The University of Wisconsin-Superior (UWS) held a dedication ceremony on Indigenous People’s Day, Monday, Oct. 8, for the Maawanji’idiwin – “The Place Where We Come Together” Medicine Wheel and Community Gathering Area. The Medicine Wheel is located in the UWS courtyard near the Yellowjacket Union and is the first of its kind at any four-year college campus in the area.
More than 300 people attended the day’s events, which opened with the Buffalo Bay Singers drum group from Red Cliff, Wisc., and welcoming and recognition of representatives from area tribal communities, community leaders, and all in attendance. The event concluded with a ribbon-cutting ceremony.
UWS Chancellor Renée Wachter read a proclamation recognizing Monday, October 8 as Indigenous Peoples Day at UWS, “Celebrating not only indigenous diversity and resilience, but also the enormous contribution of First Nations people – past, present and future.”
Superior Mayor Jim Paine read a proclamation declaring October 8 Indigenous People’s Day in the City of Superior, and Senator Janet Bewley and Representative Nick Milroy read a state citation congratulating UWS.
Kat Werchouski, Assistant Director of Equity, Diversity and Inclusion welcomed attendees at the event, saying, “Boozhoo nindinawemaaginadoog! Hello and welcome all my relatives. Today is a good day. We have named the Medicine Wheel and Community Gathering Area the Maawanji’idiwin- ‘The Place Where We Come Together’- because it is a place for everyone and a place we can come together to learn and be united as people. The colors of the medicine wheel represent the human races, among many other things. We are connected on this wheel together.”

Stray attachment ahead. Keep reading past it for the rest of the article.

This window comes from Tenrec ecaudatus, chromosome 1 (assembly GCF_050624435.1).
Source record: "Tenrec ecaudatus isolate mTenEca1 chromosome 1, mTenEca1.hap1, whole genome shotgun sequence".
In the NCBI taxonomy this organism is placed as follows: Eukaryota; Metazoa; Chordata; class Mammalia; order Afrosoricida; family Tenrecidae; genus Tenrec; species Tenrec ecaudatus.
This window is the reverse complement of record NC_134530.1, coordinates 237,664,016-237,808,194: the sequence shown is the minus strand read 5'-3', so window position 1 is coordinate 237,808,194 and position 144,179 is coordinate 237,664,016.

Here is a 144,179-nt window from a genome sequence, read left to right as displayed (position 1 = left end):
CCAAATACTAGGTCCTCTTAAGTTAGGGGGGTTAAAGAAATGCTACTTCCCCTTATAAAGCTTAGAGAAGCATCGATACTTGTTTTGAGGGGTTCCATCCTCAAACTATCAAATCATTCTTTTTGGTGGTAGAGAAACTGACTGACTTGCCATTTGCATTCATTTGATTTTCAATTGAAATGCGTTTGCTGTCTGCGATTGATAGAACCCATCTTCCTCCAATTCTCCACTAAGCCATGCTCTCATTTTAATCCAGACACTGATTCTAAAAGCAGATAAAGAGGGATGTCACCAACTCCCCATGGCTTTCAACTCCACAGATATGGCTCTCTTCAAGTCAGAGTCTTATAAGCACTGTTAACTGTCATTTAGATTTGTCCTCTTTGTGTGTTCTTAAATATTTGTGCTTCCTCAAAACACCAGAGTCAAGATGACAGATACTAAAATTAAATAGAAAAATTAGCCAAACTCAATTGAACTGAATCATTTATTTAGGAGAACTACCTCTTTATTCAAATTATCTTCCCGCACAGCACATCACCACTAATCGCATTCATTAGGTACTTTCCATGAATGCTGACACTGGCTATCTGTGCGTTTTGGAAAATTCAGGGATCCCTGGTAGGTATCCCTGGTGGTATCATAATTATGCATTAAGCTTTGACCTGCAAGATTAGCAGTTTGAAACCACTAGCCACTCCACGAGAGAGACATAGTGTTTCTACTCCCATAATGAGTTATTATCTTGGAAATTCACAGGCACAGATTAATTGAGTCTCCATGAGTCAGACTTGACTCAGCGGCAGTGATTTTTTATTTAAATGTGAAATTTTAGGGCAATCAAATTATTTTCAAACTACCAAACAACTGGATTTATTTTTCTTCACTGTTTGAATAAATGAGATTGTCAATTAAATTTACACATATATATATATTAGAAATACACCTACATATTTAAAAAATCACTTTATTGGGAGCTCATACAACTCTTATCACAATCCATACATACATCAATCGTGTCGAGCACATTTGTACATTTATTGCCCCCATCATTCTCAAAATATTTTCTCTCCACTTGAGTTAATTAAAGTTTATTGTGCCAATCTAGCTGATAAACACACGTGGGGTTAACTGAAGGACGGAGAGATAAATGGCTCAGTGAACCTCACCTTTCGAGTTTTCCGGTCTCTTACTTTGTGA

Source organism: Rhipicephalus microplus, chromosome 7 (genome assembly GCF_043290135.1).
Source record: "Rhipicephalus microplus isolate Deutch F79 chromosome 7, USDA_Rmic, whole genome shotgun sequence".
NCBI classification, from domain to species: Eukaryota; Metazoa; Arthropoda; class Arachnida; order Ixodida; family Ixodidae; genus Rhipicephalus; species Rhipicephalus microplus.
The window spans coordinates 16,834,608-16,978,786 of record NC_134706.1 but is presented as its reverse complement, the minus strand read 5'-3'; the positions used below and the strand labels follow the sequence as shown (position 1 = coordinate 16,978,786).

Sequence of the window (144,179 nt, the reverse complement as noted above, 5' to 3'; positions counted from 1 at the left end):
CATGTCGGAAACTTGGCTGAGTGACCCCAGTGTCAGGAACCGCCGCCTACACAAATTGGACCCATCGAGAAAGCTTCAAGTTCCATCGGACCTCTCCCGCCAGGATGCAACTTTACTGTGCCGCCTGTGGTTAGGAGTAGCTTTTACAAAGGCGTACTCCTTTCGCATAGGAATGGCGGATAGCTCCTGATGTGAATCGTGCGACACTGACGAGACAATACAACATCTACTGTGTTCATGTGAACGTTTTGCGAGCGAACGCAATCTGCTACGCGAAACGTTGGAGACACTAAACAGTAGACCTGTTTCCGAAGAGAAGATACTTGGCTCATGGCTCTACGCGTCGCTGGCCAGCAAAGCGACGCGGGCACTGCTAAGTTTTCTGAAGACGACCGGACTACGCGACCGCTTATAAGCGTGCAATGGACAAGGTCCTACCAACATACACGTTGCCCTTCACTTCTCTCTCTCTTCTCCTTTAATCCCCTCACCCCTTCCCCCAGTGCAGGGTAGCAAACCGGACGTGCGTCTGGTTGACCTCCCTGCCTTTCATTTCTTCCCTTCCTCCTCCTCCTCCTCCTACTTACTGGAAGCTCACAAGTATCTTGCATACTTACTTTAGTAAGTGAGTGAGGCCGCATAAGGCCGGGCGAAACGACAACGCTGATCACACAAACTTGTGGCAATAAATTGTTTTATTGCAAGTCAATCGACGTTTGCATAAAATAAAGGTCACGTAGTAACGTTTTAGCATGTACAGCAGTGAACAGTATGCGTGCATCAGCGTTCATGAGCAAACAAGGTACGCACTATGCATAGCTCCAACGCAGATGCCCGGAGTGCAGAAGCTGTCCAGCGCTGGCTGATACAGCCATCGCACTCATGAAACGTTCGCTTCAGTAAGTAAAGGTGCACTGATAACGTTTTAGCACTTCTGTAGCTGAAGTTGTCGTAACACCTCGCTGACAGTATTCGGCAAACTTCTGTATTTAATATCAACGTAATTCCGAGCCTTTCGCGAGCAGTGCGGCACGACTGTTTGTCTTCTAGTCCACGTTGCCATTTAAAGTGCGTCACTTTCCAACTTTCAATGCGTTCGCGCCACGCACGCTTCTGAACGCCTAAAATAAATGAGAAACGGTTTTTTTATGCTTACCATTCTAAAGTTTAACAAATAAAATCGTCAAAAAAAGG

The Equity, Diversity and Inclusion department warmly recognized and thanked Ken Rodenwald, a carpenter in the UWS Facilities Management Department, who went ‘above and beyond’ to aid in the design and construction of the Medicine Wheel.
Following the ceremony, there was a free educational program presented by Woodland Sky Native American Dance Company in Thorpe Langley Auditorium located in Old Main.
“We created the Medicine Wheel – a sacred Native American symbol – not only to pay honor to the Ojibwe people, whose land UWS inhabits, but also to provide a cultural and educational gathering space for all,” said Kat Werchouski, assistant director for Equity, Diversity and Inclusion and member of the project design team. “The project has brought together a variety of crucial voices and allies across the campus and is a perfect example of the university’s commitment to diversity and inclusion.”
Benches and educational signage have been placed around the Medicine Wheel and the existing Spirit Pole, which is adjacent to it, to create an inviting space for people to just sit and reflect, find healing and guidance, or practice traditional ways of prayer and offering.